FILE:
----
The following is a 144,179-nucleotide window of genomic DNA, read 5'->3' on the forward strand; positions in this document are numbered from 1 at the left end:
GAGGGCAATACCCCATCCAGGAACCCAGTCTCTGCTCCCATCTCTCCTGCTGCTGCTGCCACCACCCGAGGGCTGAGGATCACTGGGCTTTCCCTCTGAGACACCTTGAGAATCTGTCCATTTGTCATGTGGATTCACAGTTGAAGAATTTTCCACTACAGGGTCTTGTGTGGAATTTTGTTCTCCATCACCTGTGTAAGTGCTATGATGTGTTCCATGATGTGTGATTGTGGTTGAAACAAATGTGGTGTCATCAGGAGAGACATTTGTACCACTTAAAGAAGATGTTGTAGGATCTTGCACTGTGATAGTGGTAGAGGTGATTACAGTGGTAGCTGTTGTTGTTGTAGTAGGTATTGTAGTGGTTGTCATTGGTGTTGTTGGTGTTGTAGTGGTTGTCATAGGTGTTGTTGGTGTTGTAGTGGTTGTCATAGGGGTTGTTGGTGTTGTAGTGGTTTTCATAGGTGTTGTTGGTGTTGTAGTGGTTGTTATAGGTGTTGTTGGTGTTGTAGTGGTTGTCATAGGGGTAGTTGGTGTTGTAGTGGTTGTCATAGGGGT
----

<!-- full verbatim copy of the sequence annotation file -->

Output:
The following is a 144,179-nucleotide window of genomic DNA, read 5'->3' on the forward strand; positions in this document are numbered from 1 at the left end:
GAGGGCAATACCCCATCCAGGAACCCAGTCTCTGCTCCCATCTCTCCTGCTGCTGCTGCCACCACCCGAGGGCTGAGGATCACTGGGCTTTCCCTCTGAGACACCTTGAGAATCTGTCCATTTGTCATGTGGATTCACAGTTGAAGAATTTTCCACTACAGGGTCTTGTGTGGAATTTTGTTCTCCATCACCTGTGTAAGTGCTATGATGTGTTCCATGATGTGTGATTGTGGTTGAAACAAATGTGGTGTCATCAGGAGAGACATTTGTACCACTTAAAGAAGATGTTGTAGGATCTTGCACTGTGATAGTGGTAGAGGTGATTACAGTGGTAGCTGTTGTTGTTGTAGTAGGTATTGTAGTGGTTGTCATTGGTGTTGTTGGTGTTGTAGTGGTTGTCATAGGTGTTGTTGGTGTTGTAGTGGTTGTCATAGGGGTTGTTGGTGTTGTAGTGGTTTTCATAGGTGTTGTTGGTGTTGTAGTGGTTGTTATAGGTGTTGTTGGTGTTGTAGTGGTTGTCATAGGGGTAGTTGGTGTTGTAGTGGTTGTCATAGGGGT